When I worked up a sweat the baselayer did its job and wicked the moisture away, at least as much as possible, given that it was underneath two more layers. The really nice effect of the Lavawool was that it didn't stick to me or make me feel clammy, but felt like it was giving the sweat a chance to evaporate away. As for odor protection, I don't know that a couple hours of exertion is sufficient to conclude whether or not the top was reducing my odor or not, but it certainly didn't hurt anything.

The Gordini top was always a pleasure to put on because the fabric is very soft, even after being put through the washing machine a half-dozen times (I never put it in the dryer). The lightweight material also made it enjoyable to wear as a base layer because it never felt bulky, as I've experienced with heavier materials like cotton.

SUMMARY - 13 January 2009

Overall, I really like the feel of the Gordini top because it is a soft, warm, lightweight baselayer. It will be my first choice for a baselayer in future outings.

One point that I would be remiss in not mentioning, is that I'm now convinced that I would have been better off with a larger size. When I first tried it on, the thought crossed my mind, but I dismissed it - mostly because I wanted to try it out immediately. Check out my dimensions, listed above, and choose your size accordingly.

This concludes my Field Report. The Long Term Report will be amended to this report in approximately two months from the date of this report. Please check back then for further information.



Since I filed my Field Report, I've had the pleasure of wearing the Gordini base layers on many cold days around town, but most interestingly, I wore them on two snowshoeing trips. The first trip was in the Lost Creek Wilderness of central Colorado where the trail starts at about 8,000 ft (2400 m). A friend and I ascended just over 2,000 ft (600 m) in 5 hours of steady climbing in nearly untouched snow and temperatures in the 20's F (-6 to -1 C). We took turns breaking trail, but the sweat factor was high whether I was in the lead or not.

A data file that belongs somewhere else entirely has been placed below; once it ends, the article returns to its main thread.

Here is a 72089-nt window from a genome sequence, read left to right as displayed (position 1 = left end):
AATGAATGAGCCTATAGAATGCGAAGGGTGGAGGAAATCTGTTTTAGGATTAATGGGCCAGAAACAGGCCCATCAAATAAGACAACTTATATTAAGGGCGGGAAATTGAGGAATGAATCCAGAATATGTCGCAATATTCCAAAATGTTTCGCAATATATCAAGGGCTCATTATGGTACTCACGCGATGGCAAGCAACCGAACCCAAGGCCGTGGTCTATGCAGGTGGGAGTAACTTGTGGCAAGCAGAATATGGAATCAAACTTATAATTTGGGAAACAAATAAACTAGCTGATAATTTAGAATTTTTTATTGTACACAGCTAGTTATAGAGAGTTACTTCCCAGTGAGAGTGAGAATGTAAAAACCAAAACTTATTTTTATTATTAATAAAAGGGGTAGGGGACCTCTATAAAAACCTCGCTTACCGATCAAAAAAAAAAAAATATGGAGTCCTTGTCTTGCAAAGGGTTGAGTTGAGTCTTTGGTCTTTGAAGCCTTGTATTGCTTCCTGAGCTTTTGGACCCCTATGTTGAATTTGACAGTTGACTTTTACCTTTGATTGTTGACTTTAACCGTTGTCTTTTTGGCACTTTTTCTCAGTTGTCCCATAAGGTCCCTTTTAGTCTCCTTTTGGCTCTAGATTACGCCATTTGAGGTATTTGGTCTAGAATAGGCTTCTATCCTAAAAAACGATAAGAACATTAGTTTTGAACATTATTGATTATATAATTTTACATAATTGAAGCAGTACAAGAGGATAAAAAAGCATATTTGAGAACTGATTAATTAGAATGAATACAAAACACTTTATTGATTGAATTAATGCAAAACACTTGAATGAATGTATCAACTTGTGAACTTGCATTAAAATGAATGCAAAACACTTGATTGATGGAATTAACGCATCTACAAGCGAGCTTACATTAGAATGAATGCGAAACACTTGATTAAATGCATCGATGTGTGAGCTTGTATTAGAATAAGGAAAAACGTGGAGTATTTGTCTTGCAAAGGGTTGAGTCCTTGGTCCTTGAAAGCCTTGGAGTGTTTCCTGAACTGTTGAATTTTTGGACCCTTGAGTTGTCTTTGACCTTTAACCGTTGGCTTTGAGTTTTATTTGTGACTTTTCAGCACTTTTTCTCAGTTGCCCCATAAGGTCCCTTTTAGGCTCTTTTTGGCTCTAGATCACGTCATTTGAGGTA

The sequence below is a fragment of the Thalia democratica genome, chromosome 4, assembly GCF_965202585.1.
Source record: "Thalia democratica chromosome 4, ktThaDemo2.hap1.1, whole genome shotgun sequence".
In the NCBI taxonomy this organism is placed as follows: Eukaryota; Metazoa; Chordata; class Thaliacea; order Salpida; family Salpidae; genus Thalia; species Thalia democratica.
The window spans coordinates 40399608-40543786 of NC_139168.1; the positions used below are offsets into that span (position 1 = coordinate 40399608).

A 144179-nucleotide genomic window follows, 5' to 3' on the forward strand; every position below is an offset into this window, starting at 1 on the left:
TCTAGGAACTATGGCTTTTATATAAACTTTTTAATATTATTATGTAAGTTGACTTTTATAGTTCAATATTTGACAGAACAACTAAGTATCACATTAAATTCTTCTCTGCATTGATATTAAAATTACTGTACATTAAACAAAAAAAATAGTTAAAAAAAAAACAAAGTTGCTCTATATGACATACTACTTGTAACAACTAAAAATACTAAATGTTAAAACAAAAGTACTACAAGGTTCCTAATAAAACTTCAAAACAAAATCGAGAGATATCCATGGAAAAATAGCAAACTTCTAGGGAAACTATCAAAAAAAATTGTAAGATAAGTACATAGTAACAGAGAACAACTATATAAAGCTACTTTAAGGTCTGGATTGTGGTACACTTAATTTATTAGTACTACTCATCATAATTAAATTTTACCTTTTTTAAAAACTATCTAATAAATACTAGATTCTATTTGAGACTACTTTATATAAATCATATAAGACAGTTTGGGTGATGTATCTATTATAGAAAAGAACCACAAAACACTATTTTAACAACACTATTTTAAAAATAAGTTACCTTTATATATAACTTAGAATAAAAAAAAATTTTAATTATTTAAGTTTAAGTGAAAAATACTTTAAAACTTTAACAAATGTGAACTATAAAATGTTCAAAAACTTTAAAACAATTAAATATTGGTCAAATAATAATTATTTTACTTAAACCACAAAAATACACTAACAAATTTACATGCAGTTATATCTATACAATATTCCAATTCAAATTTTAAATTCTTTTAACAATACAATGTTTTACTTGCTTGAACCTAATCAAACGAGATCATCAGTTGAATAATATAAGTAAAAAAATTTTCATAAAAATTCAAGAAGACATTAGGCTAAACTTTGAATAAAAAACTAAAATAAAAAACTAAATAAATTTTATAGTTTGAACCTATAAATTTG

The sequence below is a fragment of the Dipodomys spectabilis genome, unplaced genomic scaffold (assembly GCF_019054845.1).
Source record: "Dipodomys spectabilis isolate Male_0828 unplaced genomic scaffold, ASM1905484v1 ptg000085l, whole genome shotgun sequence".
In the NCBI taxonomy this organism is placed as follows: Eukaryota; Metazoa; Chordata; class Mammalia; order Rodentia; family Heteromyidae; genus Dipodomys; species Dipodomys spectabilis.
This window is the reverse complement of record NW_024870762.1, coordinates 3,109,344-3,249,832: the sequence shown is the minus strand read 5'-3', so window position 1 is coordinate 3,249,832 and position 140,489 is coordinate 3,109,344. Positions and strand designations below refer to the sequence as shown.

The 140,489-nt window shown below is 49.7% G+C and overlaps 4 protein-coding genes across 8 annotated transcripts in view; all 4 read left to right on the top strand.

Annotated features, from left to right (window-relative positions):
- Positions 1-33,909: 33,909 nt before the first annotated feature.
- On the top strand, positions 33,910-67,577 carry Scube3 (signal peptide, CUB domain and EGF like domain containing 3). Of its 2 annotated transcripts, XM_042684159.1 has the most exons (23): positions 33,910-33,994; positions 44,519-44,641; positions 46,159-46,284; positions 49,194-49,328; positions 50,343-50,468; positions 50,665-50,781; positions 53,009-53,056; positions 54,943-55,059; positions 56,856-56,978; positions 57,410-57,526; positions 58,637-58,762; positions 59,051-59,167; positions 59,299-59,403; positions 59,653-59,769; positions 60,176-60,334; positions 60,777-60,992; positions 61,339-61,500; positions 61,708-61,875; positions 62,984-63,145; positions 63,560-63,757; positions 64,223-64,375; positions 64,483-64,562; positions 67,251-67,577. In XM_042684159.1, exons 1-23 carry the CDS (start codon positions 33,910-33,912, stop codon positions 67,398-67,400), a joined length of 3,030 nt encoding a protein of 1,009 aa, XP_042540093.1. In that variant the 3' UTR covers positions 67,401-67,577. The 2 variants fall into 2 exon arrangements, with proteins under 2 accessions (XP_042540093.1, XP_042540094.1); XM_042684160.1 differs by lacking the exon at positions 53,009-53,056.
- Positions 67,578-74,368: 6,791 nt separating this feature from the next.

Lost Creek Wilderness, Colorado

The second snowshoe trip was an overnight hut trip near Aspen, Colorado. That trailhead was at 8,700 ft (2650 m) and we climbed 2,600 ft (800 m) and covered 6 miles (10 km) in about 7 hours. That hike was a real challenge, not only because of the elevation gain, distance covered, weight carried, and steep sidehills, but because the warm temperatures (40's F, 4-10 C) made the snow stick to our snowshoes, making every step a real workout.
Near Aspen, Colorado


On my snowshoe trips, the only time I realized how much I was sweating was when I took my backpack off and the wind could get to my sweat-soaked back. The rest of my body stayed pleasantly dry and relatively warm because of the wicking properties of the Gordini base layers.

SUMMARY - 14 March 2009

Since I have been wearing the Gordini baselayers, I have started to take for granted the comfort and warmth provided by the lightweight, soft, and strechy Lavawool. I think this shirt will be the standard by which I judge all other baselayers.

An important note is that I think Gordini sizes run a little small. I technically fit into the Medium range according to their sizing chart, but the Mediums are tighter than I like.


Since this shirt looks almost as good as the day I received it more than 4 months ago, even after many uses and trips through the washing machine, I expect that I will wear it for years to come and then I'll have to get another one.

This report was created with the Report Writer Version 1. Copyright 2009. All rights reserved.

Read more reviews of Gordini gear
Read more gear reviews by Nathan Kettner

Reviews > Clothing > Underwear > Gordini Lite LS Crew or Princess > Test Report by Nathan Kettner

Product tested and reviewed in each Formal Test Report has been provided free of charge by the manufacturer to Upon completion of the Test Series the writer is permitted to keep the product. Owner Reviews are based on product owned by the reviewer personally unless otherwise noted.

If you are an avid backpacker, we are always looking for enthusiastic, quality reviewers. Apply here to be a gear tester.

All material on this site is the exclusive property of
BackpackGearTest software copyright David Anderson